Victorian Literature John Henry Newman
Diana Powell
  • LAST REVIEWED: 02 March 2011
  • LAST MODIFIED: 02 March 2011
  • DOI: 10.1093/obo/9780199799558-0047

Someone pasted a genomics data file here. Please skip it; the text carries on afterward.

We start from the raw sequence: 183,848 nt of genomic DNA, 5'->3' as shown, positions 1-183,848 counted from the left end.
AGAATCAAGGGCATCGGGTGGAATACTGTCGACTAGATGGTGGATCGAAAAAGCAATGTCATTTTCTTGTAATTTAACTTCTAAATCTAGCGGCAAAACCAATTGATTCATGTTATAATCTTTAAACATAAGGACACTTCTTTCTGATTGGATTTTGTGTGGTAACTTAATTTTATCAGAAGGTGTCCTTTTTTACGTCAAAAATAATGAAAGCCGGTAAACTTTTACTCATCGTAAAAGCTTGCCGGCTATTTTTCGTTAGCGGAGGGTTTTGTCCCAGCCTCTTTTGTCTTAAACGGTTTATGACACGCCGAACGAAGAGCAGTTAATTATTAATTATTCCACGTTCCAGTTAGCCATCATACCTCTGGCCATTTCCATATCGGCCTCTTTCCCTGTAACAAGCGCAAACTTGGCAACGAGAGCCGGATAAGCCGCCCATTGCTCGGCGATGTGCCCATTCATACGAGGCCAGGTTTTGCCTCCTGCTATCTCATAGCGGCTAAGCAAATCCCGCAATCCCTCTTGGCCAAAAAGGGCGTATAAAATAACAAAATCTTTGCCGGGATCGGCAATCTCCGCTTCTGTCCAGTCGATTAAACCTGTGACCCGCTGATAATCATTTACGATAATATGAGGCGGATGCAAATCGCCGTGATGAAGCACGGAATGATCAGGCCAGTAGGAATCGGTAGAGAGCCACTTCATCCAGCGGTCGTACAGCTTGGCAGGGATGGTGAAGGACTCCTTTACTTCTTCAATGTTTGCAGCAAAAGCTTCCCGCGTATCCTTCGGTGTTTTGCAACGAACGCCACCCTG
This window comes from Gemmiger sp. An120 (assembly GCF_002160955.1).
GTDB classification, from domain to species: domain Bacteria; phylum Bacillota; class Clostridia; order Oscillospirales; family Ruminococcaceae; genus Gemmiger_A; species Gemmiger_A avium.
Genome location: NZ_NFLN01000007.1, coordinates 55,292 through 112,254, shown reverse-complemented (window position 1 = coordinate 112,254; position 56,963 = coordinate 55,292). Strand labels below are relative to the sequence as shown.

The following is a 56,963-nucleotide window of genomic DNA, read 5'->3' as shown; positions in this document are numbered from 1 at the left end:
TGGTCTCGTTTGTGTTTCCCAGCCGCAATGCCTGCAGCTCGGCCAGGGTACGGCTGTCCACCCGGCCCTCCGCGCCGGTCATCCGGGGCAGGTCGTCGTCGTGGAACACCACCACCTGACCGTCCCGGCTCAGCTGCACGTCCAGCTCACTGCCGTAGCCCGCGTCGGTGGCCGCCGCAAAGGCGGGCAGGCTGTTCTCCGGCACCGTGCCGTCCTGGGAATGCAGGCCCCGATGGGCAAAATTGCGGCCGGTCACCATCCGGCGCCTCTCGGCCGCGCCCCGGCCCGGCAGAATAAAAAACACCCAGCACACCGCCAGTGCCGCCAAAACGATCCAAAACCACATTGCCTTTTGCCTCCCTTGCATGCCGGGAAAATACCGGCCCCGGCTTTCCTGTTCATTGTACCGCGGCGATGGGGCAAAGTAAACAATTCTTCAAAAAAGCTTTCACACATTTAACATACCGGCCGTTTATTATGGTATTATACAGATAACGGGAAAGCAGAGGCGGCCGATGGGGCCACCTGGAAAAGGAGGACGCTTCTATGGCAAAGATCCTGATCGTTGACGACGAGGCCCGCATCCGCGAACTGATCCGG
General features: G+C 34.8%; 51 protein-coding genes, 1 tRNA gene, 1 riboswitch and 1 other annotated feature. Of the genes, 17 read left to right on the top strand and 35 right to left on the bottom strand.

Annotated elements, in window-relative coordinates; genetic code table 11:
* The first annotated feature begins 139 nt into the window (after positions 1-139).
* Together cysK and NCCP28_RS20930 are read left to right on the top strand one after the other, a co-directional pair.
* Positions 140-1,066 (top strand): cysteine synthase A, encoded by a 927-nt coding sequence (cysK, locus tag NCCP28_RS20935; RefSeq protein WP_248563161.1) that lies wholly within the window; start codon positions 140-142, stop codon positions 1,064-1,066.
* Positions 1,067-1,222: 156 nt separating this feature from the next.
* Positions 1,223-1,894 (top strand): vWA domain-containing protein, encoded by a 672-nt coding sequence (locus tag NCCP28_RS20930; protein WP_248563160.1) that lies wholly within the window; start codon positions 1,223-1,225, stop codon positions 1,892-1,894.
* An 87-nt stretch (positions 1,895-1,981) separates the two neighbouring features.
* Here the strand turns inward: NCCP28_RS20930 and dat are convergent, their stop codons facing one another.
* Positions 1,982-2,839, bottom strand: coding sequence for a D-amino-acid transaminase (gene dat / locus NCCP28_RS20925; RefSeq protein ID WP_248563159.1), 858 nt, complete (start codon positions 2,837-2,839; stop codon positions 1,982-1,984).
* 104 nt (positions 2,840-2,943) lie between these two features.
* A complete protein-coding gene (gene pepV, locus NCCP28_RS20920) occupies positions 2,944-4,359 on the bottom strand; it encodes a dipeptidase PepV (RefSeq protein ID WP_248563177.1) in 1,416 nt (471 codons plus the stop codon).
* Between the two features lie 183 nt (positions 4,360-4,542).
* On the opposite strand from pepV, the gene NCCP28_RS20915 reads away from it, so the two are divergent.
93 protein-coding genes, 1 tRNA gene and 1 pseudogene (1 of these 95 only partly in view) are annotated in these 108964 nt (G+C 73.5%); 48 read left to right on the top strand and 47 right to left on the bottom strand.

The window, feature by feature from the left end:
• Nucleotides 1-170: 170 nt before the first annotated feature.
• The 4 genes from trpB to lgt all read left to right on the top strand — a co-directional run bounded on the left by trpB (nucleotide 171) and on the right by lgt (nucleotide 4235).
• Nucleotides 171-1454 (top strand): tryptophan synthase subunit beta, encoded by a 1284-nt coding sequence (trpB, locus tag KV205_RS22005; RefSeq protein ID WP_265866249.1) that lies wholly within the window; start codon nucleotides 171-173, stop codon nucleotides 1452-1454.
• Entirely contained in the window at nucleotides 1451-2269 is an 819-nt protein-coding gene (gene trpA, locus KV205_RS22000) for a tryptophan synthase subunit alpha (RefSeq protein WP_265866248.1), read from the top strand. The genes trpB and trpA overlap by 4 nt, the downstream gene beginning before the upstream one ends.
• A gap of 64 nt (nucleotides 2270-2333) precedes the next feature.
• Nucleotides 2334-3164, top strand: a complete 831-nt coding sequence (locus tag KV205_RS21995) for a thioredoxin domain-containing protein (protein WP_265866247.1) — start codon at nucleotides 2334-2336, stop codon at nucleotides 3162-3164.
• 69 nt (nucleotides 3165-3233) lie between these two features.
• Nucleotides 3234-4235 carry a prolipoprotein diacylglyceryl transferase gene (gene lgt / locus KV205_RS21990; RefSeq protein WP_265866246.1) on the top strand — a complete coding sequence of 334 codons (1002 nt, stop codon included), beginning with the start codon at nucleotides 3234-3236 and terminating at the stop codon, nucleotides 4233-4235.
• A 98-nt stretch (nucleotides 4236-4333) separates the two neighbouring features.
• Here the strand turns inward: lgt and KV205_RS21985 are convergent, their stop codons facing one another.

John Henry (Cardinal) Newman (b. 1801–d. 1890) was an extremely influential and controversial Victorian author, religious leader, and theologian. Newman’s original ideas on history helped form his spiritual beliefs, while his powerful presence inspired both devoted loyalty and ardent criticism. Newman began life as an Anglican; he was later converted to Evangelicalism, back to Anglicanism, and finally to Roman Catholicism. As the leader of the High-Anglican Tractarian (or Oxford) movement and the founder of their mouthpiece Tracts for the Times, Newman was a powerful polemical voice. His influence was strengthened by his sermons at St. Mary’s, Oxford, and his approach to education as a means of discipleship. When Newman wrote Tract 90 and resigned his fellowship at Oxford, many of his loyal admirers followed him to his parish at Littlemore, causing a crisis within the Church and among the Tractarians, since several also “went over” to Rome. As a Roman Catholic, Newman was distrusted by Pope Pius IX and feuded with Cardinal Manning, the archbishop of Westminster. Although commissioned with starting the first Catholic University in Ireland (which proved unsuccessful), by 1864, when the clergyman and writer Charles Kingsley criticized Newman in his review of J. A. Froude’s History of England, Newman was a forgotten public figure living a quiet existence at the Birmingham Oratory. Kingsley’s attack prompted Newman to write the Apologia pro Vita Sua (1864), which reestablished his fame and made him sympathetic to the English populace, which, twenty years earlier, had treated him with suspicion. Newman’s wrote his most significant work of Catholic theology, An Essay in Aid of a Grammar of Assent in 1870. Controversy continued to follow Newman, as he defended English Catholics against Gladstone’s charges of disloyalty and weathered the same charge of disloyalty from some Catholics for his hesitation over papal infallibility. Newman’s relationship with Father Ambrose St. John fuelled a posthumous debate over his sexuality. Newman remains an influential figure, with his seemingly imminent canonization (the pope beatified Newman on 19 September 2010 in Birmingham, England; beatification is the penultimate step in canonization) increasing the interest in Newman scholarship.